There were still -- beyond denial -- certain places and events:
the gardener's footsteps beside the wall, the morning train
in the deserted station under fog, a dried-up lemon tree,
when they left the large wooden boxes on the stairs,
and the faces of the young were so distant, unreconciled, lovely,
changing the future almost into the present, approaching the windowpanes,
holding an apple in two fingers only, not knowing
whether to bite into it or to use it to break the mirror --
and later a certain word, every now and then, late at night, the moon out,
the word that is most ours, summer, between two strokes with the oars.
Athens, February 28, 1972
Yannis Ritsos (1909-1980): Sources, from Sidestreet [1971-1972], in Exile and Return: Selected Poems 1967-1974, translated by Edmund Keeley, 1985
A model walks the runway during the Marc Cain show during the Mercedes-Benz Fashion Week in Berlin: photo by AP, 8 July 2015
A pensioner leans against the door of a branch of the National Bank as he waits to receive part of his pension in Athens, Greece: photo by Yannis Behrakis/Reuters via the Telegraph, 8 July 2014
A senior citizen leans against the door of a closed bank as he queues up to collect his pension outside a National Bank of Greece branch in Kotzia Square, Athens: photo by Christopher Furlong via ABC News, 7 July 2015
Drifting nearer the maelstrom
Calm defiance gives way to panic as Greek deadline looms: Paul Mason in Athens, 8 July 2015
I sat last night with a Greek family and their friends as they heard the news that the Eurozone’s leaders had given a final ultimatum. A deal by Saturday or a specially convened EU summit to prepare for the collapse of the banking system, expulsion from the Eurozone and a “humanitarian aid” package to deal with the inevitable food riots, premature deaths and state failure.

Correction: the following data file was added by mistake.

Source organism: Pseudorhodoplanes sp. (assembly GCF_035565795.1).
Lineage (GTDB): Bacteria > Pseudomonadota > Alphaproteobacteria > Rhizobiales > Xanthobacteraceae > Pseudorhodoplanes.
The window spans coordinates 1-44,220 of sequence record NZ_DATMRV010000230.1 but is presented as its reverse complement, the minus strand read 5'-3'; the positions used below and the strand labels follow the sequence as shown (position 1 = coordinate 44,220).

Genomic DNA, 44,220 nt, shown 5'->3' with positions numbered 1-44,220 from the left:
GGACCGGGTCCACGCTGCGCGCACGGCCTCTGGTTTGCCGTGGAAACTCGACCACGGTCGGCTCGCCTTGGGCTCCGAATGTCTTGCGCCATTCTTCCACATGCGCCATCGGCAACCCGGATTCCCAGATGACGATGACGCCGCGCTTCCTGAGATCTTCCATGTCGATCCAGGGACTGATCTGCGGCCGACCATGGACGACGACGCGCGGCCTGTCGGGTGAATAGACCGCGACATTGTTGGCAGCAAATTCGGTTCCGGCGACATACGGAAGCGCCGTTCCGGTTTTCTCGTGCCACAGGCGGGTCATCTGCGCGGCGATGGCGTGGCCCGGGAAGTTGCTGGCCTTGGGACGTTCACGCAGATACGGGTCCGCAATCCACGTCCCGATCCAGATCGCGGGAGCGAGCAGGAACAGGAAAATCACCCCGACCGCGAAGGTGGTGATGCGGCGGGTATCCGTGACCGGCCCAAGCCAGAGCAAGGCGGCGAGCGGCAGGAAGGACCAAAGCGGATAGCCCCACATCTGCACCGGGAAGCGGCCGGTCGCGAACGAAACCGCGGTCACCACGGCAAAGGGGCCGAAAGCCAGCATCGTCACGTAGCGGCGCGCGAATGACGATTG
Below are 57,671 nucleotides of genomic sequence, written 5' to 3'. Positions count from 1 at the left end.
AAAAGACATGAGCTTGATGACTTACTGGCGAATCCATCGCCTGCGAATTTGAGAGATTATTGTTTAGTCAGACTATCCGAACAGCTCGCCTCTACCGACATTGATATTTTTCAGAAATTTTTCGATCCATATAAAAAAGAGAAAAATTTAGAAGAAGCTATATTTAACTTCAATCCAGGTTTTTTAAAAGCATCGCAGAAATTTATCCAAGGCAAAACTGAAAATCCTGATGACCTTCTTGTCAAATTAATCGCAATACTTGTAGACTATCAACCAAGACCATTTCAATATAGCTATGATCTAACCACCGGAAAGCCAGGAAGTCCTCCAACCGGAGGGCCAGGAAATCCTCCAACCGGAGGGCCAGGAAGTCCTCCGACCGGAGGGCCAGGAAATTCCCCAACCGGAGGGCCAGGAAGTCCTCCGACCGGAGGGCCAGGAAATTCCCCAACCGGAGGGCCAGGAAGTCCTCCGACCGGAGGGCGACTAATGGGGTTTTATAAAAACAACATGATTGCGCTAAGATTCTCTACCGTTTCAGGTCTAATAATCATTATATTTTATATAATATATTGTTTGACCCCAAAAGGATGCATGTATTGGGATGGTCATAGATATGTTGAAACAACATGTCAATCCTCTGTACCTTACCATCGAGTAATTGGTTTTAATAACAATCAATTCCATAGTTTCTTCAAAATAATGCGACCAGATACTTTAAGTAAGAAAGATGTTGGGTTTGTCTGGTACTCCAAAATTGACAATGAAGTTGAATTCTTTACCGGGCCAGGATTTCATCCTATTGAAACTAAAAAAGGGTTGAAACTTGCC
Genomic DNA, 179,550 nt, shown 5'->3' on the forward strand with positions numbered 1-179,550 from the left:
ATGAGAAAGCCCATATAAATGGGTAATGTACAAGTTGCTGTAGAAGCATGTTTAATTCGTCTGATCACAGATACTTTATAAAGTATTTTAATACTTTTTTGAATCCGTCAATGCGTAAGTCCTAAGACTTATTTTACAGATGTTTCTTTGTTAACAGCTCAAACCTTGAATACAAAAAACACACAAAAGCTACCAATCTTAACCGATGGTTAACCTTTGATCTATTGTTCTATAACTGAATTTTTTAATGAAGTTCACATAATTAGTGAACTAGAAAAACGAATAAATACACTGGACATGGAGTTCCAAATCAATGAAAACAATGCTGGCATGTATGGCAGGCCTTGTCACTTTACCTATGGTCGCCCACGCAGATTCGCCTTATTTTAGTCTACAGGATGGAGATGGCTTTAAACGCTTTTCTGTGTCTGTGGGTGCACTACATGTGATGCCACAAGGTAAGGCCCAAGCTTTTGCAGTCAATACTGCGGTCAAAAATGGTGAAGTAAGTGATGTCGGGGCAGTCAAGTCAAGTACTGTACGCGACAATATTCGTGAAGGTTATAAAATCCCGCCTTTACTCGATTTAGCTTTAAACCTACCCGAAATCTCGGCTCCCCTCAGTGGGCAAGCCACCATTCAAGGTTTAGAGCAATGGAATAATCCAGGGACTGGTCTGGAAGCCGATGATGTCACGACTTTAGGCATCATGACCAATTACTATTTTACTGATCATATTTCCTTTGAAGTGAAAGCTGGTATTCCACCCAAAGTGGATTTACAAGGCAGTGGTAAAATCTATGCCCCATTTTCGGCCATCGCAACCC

A long exposure photo shows lightning striking across the sky during a storm in Allershausen, Germany: photo by Marc Mueller/European Pressphoto Agency, 8 July 2015
The old took it with equanimity. They believed their government when it said a no vote would strengthen its hand in negotiations for a third bailout. Those who spoke of the way they’d voted had voted no, like 80% of people in the working class suburbs of Athens.
But behind the apparent calm Greeks are getting panicky. There is a rumour mill: vital factories producing medicines or baby milk are rumoured to be closed. Someone rings to check: it’s wrong. People break down suddenly in tears, overwhelmed by the stress.
#Greece -- Frail pensioners queue in blazing sun to withdraw €120 from #Banks - IB Times: image via Dio Perix @DioPerix, 9 July 2015
If I give you three stories that were told to me yesterday by this extended group of family and friends, it will explain the pressure Alexis Tsipras is under to do a deal, but not one that humiliates his country.
Greece extends bank closures: image via BBC News (World) @BBCWorld, 8 July 2015